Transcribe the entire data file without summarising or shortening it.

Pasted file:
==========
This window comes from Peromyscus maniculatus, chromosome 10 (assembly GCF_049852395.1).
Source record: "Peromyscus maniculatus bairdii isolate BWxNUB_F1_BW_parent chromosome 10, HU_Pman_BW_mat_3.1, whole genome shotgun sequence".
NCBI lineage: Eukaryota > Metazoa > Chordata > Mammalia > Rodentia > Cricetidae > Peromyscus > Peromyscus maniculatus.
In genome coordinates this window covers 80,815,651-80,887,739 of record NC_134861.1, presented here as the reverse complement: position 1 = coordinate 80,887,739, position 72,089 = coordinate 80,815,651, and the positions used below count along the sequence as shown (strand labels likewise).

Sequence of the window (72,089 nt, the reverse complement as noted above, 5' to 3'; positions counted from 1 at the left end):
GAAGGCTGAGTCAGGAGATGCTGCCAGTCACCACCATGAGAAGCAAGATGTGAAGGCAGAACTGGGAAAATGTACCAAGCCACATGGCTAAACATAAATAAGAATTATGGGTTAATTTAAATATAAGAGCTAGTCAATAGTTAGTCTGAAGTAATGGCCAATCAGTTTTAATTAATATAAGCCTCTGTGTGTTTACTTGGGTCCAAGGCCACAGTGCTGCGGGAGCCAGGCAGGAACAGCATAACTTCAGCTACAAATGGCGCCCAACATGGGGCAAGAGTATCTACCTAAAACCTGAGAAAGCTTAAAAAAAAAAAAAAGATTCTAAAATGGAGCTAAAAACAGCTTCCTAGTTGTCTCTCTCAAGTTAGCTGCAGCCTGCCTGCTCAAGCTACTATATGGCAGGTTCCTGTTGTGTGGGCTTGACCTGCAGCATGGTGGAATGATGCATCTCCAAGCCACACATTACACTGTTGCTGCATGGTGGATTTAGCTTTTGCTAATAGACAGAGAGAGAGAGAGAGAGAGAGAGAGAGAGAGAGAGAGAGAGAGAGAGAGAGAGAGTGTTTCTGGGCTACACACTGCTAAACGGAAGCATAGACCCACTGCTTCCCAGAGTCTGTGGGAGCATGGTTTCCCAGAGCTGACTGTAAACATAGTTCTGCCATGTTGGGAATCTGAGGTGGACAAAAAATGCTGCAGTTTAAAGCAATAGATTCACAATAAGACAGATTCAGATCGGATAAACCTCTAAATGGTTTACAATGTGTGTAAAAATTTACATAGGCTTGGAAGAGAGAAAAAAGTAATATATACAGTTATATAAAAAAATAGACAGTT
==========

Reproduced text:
This window comes from Peromyscus maniculatus, chromosome 10 (assembly GCF_049852395.1).
Source record: "Peromyscus maniculatus bairdii isolate BWxNUB_F1_BW_parent chromosome 10, HU_Pman_BW_mat_3.1, whole genome shotgun sequence".
NCBI lineage: Eukaryota > Metazoa > Chordata > Mammalia > Rodentia > Cricetidae > Peromyscus > Peromyscus maniculatus.
In genome coordinates this window covers 80,815,651-80,887,739 of record NC_134861.1, presented here as the reverse complement: position 1 = coordinate 80,887,739, position 72,089 = coordinate 80,815,651, and the positions used below count along the sequence as shown (strand labels likewise).

Sequence of the window (72,089 nt, the reverse complement as noted above, 5' to 3'; positions counted from 1 at the left end):
GAAGGCTGAGTCAGGAGATGCTGCCAGTCACCACCATGAGAAGCAAGATGTGAAGGCAGAACTGGGAAAATGTACCAAGCCACATGGCTAAACATAAATAAGAATTATGGGTTAATTTAAATATAAGAGCTAGTCAATAGTTAGTCTGAAGTAATGGCCAATCAGTTTTAATTAATATAAGCCTCTGTGTGTTTACTTGGGTCCAAGGCCACAGTGCTGCGGGAGCCAGGCAGGAACAGCATAACTTCAGCTACAAATGGCGCCCAACATGGGGCAAGAGTATCTACCTAAAACCTGAGAAAGCTTAAAAAAAAAAAAAAGATTCTAAAATGGAGCTAAAAACAGCTTCCTAGTTGTCTCTCTCAAGTTAGCTGCAGCCTGCCTGCTCAAGCTACTATATGGCAGGTTCCTGTTGTGTGGGCTTGACCTGCAGCATGGTGGAATGATGCATCTCCAAGCCACACATTACACTGTTGCTGCATGGTGGATTTAGCTTTTGCTAATAGACAGAGAGAGAGAGAGAGAGAGAGAGAGAGAGAGAGAGAGAGAGAGAGAGAGAGAGAGTGTTTCTGGGCTACACACTGCTAAACGGAAGCATAGACCCACTGCTTCCCAGAGTCTGTGGGAGCATGGTTTCCCAGAGCTGACTGTAAACATAGTTCTGCCATGTTGGGAATCTGAGGTGGACAAAAAATGCTGCAGTTTAAAGCAATAGATTCACAATAAGACAGATTCAGATCGGATAAACCTCTAAATGGTTTACAATGTGTGTAAAAATTTACATAGGCTTGGAAGAGAGAAAAAAGTAATATATACAGTTATATAAAAAAATAGACAGTT